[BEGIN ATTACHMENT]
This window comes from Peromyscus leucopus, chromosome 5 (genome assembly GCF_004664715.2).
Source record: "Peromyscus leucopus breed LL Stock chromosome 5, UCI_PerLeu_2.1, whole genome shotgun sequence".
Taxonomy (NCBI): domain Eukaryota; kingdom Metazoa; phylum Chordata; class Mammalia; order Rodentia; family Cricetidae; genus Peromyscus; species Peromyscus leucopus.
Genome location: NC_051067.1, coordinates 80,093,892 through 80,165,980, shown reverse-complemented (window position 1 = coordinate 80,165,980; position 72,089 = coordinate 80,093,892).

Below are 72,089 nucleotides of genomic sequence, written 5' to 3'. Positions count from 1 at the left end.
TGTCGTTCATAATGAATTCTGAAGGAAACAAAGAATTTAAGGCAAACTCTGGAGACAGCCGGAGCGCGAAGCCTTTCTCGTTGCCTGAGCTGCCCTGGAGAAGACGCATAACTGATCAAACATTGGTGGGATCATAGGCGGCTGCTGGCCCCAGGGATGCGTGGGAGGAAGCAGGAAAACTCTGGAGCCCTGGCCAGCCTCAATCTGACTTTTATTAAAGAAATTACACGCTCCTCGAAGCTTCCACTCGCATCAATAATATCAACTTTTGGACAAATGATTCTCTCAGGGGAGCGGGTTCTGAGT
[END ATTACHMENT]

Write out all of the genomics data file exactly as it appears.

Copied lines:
This window comes from Peromyscus leucopus, chromosome 5 (genome assembly GCF_004664715.2).
Source record: "Peromyscus leucopus breed LL Stock chromosome 5, UCI_PerLeu_2.1, whole genome shotgun sequence".
Taxonomy (NCBI): domain Eukaryota; kingdom Metazoa; phylum Chordata; class Mammalia; order Rodentia; family Cricetidae; genus Peromyscus; species Peromyscus leucopus.
Genome location: NC_051067.1, coordinates 80,093,892 through 80,165,980, shown reverse-complemented (window position 1 = coordinate 80,165,980; position 72,089 = coordinate 80,093,892).

Below are 72,089 nucleotides of genomic sequence, written 5' to 3'. Positions count from 1 at the left end.
TGTCGTTCATAATGAATTCTGAAGGAAACAAAGAATTTAAGGCAAACTCTGGAGACAGCCGGAGCGCGAAGCCTTTCTCGTTGCCTGAGCTGCCCTGGAGAAGACGCATAACTGATCAAACATTGGTGGGATCATAGGCGGCTGCTGGCCCCAGGGATGCGTGGGAGGAAGCAGGAAAACTCTGGAGCCCTGGCCAGCCTCAATCTGACTTTTATTAAAGAAATTACACGCTCCTCGAAGCTTCCACTCGCATCAATAATATCAACTTTTGGACAAATGATTCTCTCAGGGGAGCGGGTTCTGAGT